A string of high-profile Australians – including former Prime Minister Bob Hawke, NSW Premier Neville Wran and cricket icon Richie Benaud – have been the subject of Supreme Court stoushes about their messy estates. Such disputes can tear families apart.
It may be tempting for some to save on lawyers’ fees and pick up a cheap do-it-yourself will kit at a newsagency, but experts warn it is in everyone’s best interests to properly consider and map out one’s estate.
Under the Succession Act 2006 (NSW), spouses and children are automatically eligible to make a claim for provision in the deceased’s estate. In given circumstances, others may also be able to challenge a will.
NSW has the most generous estate provisions of all states and territories, especially when it comes to notional estates. In the case of insufficient funds in an estate, a court can look to assets that were gifted by the will-maker during their lifetime for less than market value, or those held in structures that were controlled by the now deceased. Examples could include jointly-held property or a superannuation death benefit.
There is sometimes little that can be done to make an estate completely watertight. It could involve having a conversation with family and friends, in making a will, as to how to divide up assets and having a court sign off, but many would consider that a fairly morbid approach and perhaps also hitting a nail with a sledgehammer. The other option is to die with no estate and to divest all of your assets in the three years before death. But taking this approach also requires a total trust in the people (the assets are divested to) and human nature is that sometimes people do the wrong thing.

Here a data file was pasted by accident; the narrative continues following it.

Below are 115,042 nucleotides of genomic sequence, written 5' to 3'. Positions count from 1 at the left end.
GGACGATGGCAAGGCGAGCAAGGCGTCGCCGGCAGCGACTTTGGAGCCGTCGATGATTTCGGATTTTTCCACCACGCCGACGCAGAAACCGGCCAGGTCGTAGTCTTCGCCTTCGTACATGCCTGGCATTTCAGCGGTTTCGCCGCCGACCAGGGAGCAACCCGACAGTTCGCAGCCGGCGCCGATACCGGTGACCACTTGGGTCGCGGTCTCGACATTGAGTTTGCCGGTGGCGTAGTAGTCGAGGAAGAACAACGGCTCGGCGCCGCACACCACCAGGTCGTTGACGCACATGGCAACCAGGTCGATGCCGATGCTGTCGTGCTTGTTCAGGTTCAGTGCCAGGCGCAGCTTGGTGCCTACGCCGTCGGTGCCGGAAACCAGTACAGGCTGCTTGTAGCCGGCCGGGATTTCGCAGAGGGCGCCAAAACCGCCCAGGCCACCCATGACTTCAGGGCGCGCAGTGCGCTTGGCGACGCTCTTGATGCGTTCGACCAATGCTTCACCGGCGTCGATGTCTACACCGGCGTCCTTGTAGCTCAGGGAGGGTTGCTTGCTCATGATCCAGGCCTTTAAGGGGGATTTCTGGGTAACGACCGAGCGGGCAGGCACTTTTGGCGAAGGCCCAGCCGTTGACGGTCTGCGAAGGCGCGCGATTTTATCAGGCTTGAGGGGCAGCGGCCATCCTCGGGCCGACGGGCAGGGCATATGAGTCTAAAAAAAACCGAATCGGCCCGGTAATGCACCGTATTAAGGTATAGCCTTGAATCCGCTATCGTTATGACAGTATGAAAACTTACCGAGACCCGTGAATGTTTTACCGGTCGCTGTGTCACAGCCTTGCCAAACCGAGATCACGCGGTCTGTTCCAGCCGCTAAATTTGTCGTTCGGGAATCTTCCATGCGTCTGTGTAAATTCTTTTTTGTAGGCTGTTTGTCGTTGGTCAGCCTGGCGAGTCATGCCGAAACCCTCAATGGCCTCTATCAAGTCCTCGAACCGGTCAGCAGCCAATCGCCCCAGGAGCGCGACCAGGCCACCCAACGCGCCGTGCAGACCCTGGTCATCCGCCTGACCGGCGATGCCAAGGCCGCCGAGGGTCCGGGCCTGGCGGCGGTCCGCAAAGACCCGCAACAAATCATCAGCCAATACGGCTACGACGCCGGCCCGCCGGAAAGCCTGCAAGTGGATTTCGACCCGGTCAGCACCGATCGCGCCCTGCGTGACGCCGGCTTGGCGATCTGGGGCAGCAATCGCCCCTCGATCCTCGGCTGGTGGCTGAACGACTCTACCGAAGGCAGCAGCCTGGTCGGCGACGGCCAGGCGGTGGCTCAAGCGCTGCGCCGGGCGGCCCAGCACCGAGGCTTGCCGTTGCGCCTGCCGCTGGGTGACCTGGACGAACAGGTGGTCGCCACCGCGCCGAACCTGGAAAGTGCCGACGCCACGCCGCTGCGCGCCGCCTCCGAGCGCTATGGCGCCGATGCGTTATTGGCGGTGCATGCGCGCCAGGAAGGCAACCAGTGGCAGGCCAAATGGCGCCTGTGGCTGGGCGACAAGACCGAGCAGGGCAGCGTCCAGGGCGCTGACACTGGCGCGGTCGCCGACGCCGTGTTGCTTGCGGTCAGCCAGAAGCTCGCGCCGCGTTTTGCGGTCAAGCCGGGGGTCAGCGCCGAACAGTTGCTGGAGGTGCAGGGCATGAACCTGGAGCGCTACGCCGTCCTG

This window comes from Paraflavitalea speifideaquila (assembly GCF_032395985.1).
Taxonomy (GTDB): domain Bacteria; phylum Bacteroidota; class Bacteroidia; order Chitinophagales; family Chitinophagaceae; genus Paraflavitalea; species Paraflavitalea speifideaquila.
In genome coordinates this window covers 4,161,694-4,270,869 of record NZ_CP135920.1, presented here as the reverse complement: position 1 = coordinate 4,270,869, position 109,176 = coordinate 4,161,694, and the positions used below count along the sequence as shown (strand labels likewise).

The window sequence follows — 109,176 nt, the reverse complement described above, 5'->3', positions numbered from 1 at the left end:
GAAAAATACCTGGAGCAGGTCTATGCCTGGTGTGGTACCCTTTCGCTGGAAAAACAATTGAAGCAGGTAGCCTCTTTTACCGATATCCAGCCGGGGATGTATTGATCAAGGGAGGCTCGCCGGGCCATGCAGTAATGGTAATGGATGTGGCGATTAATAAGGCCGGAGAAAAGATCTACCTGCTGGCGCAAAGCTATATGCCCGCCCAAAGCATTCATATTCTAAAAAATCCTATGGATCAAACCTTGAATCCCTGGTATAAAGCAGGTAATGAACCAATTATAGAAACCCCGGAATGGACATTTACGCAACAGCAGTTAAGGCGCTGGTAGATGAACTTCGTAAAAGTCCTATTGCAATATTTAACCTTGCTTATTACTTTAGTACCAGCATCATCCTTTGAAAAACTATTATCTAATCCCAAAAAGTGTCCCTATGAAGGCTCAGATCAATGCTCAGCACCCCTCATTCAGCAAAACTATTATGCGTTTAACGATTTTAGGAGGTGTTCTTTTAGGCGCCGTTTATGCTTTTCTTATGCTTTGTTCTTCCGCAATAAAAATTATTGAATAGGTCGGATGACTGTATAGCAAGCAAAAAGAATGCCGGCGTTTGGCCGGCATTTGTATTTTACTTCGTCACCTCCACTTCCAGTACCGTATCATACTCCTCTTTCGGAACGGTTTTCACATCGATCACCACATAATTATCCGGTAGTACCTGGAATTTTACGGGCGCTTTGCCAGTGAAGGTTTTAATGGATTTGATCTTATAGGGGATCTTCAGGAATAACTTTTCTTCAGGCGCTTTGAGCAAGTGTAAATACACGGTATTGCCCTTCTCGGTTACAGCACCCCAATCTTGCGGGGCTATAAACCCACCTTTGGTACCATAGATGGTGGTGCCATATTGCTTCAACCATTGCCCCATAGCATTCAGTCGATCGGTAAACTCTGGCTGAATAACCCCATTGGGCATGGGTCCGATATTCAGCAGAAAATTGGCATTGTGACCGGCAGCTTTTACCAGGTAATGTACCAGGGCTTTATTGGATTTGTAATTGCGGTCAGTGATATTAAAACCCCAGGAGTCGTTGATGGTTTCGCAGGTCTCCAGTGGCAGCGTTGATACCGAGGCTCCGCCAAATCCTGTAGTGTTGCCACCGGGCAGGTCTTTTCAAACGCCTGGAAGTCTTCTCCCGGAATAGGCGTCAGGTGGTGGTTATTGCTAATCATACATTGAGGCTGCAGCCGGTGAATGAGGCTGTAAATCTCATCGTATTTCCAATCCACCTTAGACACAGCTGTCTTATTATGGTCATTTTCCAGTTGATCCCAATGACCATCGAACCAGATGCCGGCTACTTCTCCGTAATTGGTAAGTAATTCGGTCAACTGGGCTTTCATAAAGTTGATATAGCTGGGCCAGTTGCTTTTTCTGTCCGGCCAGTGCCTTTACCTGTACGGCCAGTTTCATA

Consideration will be given to the value of the estate, as well as the wealth of each person who is benefitting. This applied in the estate of Australian cricket legend, Richie Benaud, whose long-time wife Daphne lived in a waterside property, while his ex-wife and son were residing in public housing.
If someone is considering leaving someone out, the decision needs to be made as to whether to exclude them outright or to leave them something that may or may not be considered adequate. If someone is left something, obviously there is a chance they can challenge it and a court can find it was not adequate. But it is a much easier leap to challenge if they are just left out entirely.
As an example, an older couple who retired to a regional town and assisted a struggling man with accommodation in return for help on their property. When they died, the man was found by the court to have a moral claim on the estate, as he had come to rely upon them during their lifetime; a decision that most likely surprised the couple’s surviving adult children.
With blended families and children from multiple relationships, there is a natural tension that exists in those two pools of beneficiaries. And if someone is left out, they feel like their parent didn’t love them like their other kids.
Often the issue for the court to decide is weighing up the competing interests of the testator’s freedom of testamentary disposition against their duty to make proper provision for the claimant. For specific advice regarding your specific circumstances, you should consult your solicitor.
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